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The Game Players Of Titan
Philip K. Dick
Voyager Classics paperback £7.99

review by Mike Philbin

Synopsis: (from philipkdick.com)
Poor Pete Garden has just lost Berkeley. He's also lost his wife, but he'll get a new one as soon as he rolls a three. It's all part of the rules of Bluff, the game that's become a blinding obsession for the last inhabitants of the planet Earth. But the rules are about to change - drastically and terminally - because Pete Garden will be playing his next game against an opponent who isn't even human, for stakes that are a lot higher than Berkeley.


In the future there's nothing more important the board game 'Bluff'. A great war with the Vugs, an alien race from the planet Titan, has seriously decimated the human race. Mankind finds a way to win a decisive victory against the Vugs, but at the cost of infertility throughout the majority of those few humans who survive the conflict. There really are no more than a few thousand Americans left on the planet. They spend most of their time playing Bluff, those that have no psi-ability - psis are banned from playing Bluff for obvious reasons. If the Vug-Human police alliance finds any psi'c playing Bluff, they're banned for life. But that's not the basis for the story.

The political backdrop is the truly alien part of the book. The Vugs haven't really lost; they've just allowed mankind to continue on. They are the true rulers of the planet. They control the space around planet Earth. They control what makes the remaining populace tick. Bluff is the drug they use to control mankind.

Dick was a true innovator and seer of the future. He foresaw how control of a basically-addictive populace could be achieved in a number of ways; in his book A Scanner Darkly, it's substance D; in Do Androids Dream Of Electric Sheep?, it's Mercerism; here it's a simple board game.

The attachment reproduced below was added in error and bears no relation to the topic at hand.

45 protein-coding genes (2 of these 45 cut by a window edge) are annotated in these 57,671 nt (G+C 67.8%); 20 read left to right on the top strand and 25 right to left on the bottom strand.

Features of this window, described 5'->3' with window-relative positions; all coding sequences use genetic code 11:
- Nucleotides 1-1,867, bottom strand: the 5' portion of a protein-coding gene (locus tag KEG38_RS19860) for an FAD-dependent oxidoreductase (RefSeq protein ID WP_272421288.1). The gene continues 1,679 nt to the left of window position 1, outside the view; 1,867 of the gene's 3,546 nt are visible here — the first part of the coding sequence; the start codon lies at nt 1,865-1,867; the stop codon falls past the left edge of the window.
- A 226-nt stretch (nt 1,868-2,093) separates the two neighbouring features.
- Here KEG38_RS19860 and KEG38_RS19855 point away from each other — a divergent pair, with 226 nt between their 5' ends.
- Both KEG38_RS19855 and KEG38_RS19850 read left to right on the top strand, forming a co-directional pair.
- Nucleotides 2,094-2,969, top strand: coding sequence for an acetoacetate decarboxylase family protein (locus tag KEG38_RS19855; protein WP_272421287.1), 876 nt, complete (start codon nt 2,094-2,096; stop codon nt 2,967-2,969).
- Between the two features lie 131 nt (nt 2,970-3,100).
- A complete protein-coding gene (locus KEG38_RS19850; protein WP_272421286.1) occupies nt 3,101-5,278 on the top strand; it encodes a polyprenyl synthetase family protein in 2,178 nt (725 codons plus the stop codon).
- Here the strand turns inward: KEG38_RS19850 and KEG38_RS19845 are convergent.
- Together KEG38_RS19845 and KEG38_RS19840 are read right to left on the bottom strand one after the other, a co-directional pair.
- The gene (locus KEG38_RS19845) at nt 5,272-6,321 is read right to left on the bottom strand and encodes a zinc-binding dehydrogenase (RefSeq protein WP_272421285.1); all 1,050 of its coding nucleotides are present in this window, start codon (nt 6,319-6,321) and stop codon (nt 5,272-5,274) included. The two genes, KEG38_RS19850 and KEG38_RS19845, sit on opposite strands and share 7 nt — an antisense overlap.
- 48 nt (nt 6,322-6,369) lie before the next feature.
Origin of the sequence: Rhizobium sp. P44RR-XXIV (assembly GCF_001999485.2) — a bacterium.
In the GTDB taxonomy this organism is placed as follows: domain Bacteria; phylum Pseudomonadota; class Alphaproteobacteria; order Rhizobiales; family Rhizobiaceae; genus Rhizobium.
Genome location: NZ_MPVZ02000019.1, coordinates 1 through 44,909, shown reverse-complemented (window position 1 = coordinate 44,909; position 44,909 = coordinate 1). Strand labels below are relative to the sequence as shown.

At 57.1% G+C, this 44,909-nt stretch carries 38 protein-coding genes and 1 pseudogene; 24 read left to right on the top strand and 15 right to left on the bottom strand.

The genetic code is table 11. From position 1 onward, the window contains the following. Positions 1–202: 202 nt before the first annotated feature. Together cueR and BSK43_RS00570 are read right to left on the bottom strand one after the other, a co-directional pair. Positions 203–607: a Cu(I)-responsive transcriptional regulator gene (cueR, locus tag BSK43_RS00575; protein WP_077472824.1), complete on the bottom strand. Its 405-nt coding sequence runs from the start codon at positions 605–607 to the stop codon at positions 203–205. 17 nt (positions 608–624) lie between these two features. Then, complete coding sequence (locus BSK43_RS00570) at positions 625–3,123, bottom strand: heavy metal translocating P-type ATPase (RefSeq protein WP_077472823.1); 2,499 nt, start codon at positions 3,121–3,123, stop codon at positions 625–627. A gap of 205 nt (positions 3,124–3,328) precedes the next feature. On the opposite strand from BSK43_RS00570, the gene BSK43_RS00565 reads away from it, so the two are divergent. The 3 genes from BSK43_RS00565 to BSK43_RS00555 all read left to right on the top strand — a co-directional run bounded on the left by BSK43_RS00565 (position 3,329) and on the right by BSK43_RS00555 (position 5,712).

But why ban the psychics from the game? Isn't it obvious? The game's a Monopoly/ poker hybrid. Very simple rule set. Try to cheat, that's the best way to victory. Bluff by name, Bluff by nature. In common-or-garden Monopoly you roll your dice, you move your piece. Bluff's poker-like overlay ensures that your opponent never knows whether the move you've made is a true move or a fake move to increase your score. Call your opponent's bluff at your peril - they could be leading you down a debt-painted garden path.

In true Dick fashion, the world is treated like a parallel world. Written in 1963, the book harkens back to a time not unlike the end of the Second World War. Or maybe that's just the particular twist my mind put on it whilst reading. It felt like the 1950s, of course all domestic appliances have Rushmore effects that allow you to communicate with them, of course the cars fly; of course they have heat-needles (lasers). It felt like a place of hope. If only we could see the 'big picture'. But Dick only shows us that late in the novel, though hints at the true intentions of the Vugs are there for the astute PKD fan to at least guess at early on.
Game Players of Titan

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The Game Players of Titan


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